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Mahler Symphony No. 3

Fanfare Magazine, March/April 2004

About a year and a half ago, I heard the Mahler Third conducted by Benjamin Zander at Jordan Hall in Boston. After the concert, the conductor was circulating among the milling crowd, as is his wont, greeting friends and students. A young man approached—and was unable to speak. Mr. Zander gave him an encouraging hug. It was that kind of concert. In the immediacy and intimacy of Jordan Hall, this colossus was a visceral experience. Mr. Zander and the Telarc engineers have attempted to duplicate for the home listener the kind of experience we had that night. They have succeeded to a notable degree (I haven't yet heard the SACD). The recent recording by Michael Tilson Thomas is somewhat more spacious and naturally balanced, while that of Pierre Boulez is more incisive and immediate, while not being as purely impactful. All three are sonically very impressive.
The opening features a ghostly and atmospheric tam-tam. The initial march theme is subdued—the inertia of elemental, frozen winter. Zander's discussion on the accompanying disc (illuminating and entertaining as always) speaks of the volcanic forces of nature in this first theme, and the undercurrent of rumbling bass drum and charging basses and cellos is the embodiment of those forces. The contrasting second theme is (Zander quoting Mahler) "the mood of brooding summer mid-day heat; no breeze is moving, all life is at a stand-still, the sun-drenched air trembles and flickers. . . ." I had never thought of the two themes as two different scenes, slowly moving closer and then clashing in a cinematic way; but that is what is conveyed here—black and white in Technicolor, as it were. The trombone solo (I auditioned from advance CDs, so I'm assuming it is principal Dudley Bright) is at first especially raucous and unpleasant, as it should be; its later appearances are mournful. The delicately trembling strings of the second theme are both warm and perfectly articulated.
The swaggering of the ever-more confident summer theme is captured in all of its naive glory. The Philharmonia winds are especially impressive, clearly differentiating the variety of expressive sounds they are called upon to produce. This performance, as with few others, is a showcase for the subtle effects that Mahler calls for—one is always aware of the harsh, bold statements, but not as frequently of the contributions of harp, glockenspiel, piccolo, or English horn. The "rabble" section is expertly crafted and clearly delineated, as the various themes clash. The fanfare that announces the recapitulation, with its four cymbals, is commanding. The accompanying sense of dread—are we back here again, after all of the progress we've made in the last 25 minutes?—is palpable. And the mournful trombone is once again heard to strong effect. The coda is played hell-for-leather. In the concert hall, this was extremely exhilarating, but I'm not sure that it works as well on this recording, where it verges on the hectic rather than on the powerful.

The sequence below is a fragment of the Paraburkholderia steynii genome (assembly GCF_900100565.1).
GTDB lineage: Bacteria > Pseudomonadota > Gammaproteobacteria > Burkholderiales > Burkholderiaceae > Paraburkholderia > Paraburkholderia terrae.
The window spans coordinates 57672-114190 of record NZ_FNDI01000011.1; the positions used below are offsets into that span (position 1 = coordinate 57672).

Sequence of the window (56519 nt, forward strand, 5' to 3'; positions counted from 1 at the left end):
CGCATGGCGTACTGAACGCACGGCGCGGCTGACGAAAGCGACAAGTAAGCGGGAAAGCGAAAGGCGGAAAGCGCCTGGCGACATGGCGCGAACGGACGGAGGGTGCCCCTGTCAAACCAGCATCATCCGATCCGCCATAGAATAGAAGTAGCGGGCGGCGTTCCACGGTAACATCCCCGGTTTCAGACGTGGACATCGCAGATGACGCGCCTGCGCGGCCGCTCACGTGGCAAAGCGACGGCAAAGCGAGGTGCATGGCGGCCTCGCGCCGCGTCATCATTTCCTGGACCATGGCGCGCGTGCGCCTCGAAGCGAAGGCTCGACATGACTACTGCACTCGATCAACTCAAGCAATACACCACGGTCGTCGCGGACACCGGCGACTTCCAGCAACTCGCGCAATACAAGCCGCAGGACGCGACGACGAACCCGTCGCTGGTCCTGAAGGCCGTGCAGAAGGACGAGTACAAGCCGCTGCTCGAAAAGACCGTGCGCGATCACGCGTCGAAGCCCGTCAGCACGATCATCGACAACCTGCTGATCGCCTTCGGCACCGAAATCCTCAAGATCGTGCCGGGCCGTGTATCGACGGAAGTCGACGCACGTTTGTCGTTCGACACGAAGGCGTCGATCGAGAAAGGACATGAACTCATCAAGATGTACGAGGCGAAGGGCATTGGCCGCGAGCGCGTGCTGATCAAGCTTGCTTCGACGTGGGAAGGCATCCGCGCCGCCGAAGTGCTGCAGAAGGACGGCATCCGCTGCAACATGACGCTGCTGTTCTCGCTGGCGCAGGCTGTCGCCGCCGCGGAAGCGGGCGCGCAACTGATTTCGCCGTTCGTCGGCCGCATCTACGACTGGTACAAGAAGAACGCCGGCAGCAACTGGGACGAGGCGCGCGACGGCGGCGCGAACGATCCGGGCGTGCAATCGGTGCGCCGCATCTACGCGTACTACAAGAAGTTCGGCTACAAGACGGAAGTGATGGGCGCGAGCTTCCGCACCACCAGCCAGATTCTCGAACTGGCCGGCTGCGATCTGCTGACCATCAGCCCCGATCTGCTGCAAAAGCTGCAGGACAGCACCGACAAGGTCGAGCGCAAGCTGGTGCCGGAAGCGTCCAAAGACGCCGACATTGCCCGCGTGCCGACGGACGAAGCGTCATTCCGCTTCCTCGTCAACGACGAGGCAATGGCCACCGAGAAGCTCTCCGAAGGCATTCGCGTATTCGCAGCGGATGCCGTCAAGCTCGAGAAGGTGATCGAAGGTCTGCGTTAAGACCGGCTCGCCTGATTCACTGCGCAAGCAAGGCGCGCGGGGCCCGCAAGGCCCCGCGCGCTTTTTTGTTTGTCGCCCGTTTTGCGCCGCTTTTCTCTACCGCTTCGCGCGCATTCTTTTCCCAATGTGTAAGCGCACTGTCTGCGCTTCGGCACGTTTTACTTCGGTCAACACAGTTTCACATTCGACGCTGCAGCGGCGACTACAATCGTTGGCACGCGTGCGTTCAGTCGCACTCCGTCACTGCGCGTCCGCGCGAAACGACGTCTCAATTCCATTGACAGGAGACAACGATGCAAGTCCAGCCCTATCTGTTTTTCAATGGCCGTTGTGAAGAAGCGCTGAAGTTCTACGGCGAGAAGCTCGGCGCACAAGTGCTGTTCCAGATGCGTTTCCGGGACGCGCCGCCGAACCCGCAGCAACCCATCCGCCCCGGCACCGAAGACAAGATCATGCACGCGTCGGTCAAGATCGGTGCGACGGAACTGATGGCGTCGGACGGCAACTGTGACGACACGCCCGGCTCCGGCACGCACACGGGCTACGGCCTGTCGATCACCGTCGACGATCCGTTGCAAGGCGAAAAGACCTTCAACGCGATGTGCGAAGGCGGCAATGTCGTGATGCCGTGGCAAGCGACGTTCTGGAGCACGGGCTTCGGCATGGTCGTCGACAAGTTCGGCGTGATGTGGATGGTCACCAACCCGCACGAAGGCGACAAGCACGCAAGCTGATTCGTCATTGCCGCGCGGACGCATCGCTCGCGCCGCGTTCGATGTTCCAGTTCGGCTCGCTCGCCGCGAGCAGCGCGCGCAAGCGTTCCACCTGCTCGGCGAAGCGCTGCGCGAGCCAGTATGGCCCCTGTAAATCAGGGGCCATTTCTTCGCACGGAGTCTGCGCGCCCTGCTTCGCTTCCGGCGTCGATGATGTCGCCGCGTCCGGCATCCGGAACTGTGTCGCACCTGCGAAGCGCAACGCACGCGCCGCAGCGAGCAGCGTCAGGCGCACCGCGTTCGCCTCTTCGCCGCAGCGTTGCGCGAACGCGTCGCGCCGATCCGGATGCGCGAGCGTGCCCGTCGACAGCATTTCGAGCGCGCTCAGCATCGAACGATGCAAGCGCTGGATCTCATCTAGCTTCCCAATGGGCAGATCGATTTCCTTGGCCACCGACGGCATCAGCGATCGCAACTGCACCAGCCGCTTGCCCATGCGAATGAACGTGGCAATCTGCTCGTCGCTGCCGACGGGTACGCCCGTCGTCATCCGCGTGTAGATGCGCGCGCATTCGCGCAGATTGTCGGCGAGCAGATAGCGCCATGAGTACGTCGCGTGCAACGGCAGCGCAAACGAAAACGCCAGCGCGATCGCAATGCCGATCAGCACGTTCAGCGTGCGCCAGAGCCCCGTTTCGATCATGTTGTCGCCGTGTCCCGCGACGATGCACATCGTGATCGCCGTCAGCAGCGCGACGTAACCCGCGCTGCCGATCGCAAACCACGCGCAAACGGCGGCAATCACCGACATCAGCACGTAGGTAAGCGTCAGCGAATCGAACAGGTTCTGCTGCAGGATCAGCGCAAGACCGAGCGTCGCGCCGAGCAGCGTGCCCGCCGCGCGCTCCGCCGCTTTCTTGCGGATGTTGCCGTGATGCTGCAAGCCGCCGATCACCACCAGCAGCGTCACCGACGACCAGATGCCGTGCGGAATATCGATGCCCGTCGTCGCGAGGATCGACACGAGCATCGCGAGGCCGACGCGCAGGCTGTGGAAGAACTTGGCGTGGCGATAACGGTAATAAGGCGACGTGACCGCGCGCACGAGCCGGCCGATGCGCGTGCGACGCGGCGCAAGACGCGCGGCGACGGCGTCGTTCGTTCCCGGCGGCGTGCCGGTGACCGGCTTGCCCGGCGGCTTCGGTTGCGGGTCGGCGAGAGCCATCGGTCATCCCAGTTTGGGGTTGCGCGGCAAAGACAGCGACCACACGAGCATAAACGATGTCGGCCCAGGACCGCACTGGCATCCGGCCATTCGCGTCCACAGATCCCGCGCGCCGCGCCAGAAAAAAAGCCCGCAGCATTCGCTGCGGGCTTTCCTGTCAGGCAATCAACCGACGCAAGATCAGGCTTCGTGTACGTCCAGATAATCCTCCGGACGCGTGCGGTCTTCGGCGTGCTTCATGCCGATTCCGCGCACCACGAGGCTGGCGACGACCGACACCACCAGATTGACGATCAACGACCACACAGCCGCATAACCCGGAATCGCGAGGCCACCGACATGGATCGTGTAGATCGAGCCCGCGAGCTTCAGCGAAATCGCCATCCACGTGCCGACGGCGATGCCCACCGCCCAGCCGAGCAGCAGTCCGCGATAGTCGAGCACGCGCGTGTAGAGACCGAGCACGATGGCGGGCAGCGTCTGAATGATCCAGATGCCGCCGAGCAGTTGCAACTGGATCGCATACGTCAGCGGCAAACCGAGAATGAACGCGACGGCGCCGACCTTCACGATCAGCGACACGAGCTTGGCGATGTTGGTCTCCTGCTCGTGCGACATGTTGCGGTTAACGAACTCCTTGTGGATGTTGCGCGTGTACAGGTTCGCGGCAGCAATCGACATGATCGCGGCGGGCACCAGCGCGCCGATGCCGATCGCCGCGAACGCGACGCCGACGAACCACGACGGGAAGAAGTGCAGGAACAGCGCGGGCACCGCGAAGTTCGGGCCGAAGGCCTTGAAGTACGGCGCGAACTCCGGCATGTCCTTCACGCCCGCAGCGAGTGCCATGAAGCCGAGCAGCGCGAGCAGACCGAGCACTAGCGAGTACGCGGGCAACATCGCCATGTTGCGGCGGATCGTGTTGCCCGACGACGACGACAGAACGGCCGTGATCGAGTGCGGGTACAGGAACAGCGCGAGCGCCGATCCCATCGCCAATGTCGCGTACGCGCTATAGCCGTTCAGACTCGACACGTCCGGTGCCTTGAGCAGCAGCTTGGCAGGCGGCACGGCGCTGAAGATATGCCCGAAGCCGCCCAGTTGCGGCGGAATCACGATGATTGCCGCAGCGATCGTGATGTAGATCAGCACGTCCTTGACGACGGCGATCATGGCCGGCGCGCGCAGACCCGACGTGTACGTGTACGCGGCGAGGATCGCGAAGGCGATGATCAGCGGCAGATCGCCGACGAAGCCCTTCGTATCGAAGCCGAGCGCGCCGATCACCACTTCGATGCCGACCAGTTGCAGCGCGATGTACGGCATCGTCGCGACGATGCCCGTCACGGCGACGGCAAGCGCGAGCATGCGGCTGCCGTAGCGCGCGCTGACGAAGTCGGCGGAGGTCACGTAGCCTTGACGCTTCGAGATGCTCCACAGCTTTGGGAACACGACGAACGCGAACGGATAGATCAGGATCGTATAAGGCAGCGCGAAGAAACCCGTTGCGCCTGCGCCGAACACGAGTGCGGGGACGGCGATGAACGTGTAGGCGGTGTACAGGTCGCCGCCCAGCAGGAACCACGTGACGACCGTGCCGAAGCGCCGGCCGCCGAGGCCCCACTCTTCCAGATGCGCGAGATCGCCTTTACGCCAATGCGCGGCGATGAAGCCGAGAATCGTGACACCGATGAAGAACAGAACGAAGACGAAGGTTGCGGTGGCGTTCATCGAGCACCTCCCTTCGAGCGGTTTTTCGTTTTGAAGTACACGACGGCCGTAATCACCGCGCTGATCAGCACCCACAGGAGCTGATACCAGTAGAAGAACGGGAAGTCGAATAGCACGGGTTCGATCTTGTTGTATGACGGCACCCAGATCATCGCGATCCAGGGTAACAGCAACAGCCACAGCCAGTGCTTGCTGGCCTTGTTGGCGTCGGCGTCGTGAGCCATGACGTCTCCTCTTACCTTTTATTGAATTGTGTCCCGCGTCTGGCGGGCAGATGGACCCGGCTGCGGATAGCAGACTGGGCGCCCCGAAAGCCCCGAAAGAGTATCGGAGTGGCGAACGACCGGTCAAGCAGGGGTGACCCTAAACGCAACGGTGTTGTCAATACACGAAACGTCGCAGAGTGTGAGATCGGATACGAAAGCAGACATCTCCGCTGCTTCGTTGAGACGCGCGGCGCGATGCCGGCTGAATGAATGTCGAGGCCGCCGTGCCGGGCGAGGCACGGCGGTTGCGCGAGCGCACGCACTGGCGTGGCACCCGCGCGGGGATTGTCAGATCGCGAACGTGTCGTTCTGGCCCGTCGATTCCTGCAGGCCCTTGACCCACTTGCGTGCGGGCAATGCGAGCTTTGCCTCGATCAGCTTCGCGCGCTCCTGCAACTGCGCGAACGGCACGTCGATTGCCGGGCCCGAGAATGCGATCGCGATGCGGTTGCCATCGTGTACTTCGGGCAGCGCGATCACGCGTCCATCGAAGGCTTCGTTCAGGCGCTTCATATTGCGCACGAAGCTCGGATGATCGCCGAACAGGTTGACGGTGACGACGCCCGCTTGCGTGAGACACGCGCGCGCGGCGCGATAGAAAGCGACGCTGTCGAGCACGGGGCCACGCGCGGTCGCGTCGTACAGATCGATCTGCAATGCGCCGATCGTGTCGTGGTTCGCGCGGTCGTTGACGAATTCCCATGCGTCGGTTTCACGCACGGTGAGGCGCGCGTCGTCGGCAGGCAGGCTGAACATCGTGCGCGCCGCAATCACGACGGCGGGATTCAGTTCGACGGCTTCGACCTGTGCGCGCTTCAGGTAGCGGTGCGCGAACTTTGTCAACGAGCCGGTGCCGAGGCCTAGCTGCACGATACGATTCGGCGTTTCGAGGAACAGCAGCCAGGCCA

The first of what Zander calls four "intermezzi" is played for delicacy but not wistfulness—the tempo is flowing and the articulation is precise. Mahler suggested that his flower piece is visited by a brief shower, and that feeling is conveyed by the pelting episodes in triple time. The overall feeling, though, is of a carefree summer's morning. The wind-playing in the third movement is again very impressive, the birdcalls taking flight effortlessly. The posthorn is incredibly distant—is it only a memory? This may be the most effective realization of Mahler's intention. The wonderful "horn call" episode near the end of the movement is goose-bump-raisingly effective.
The opening of the fourth movement evokes the misterioso marking perfectly. Lilli Paasikivi has a very beautiful voice unhampered by excessive vibrato or mannerism. Her solo is the equal of Anne Sofie von Otter (with Boulez), my current preference in this movement. The Philharmonia oboist (and later, the English horn) gives a suggestion of glissandos in his solos, but his playing is free of the kind of exaggeration that some listeners have objected to in recordings by Rattle and others. The fifth movement is characterized by an exuberant joy in the singing that is contrasted to the solemn nobility of the preceding movement.
An effective performance of the final Adagio of the Third must find a balance between tempo and feeling, and Zander finds it. His tempo is again a steady, flowing one, but there is no sense of undue haste, and the rubato is intuitive. The playing of the Philharmonia is refined and warm. The final three minutes have a majestic beauty seldom equaled on disc—you get an insight into what the young man I mentioned in the beginning of this review was feeling.
We are fortunate to be experiencing a golden age of the Mahler Third Symphony, beginning with Simon Rattle on EMI and continuing with Michael Tilson Thomas and Pierre Boulez (and many would add the live performance by Claudio Abbado). This new one belongs in that impressive company, and, more important, it is another volume in Benjamin Zander's journey through the Mahler symphonies. Christopher Abbot


   


 
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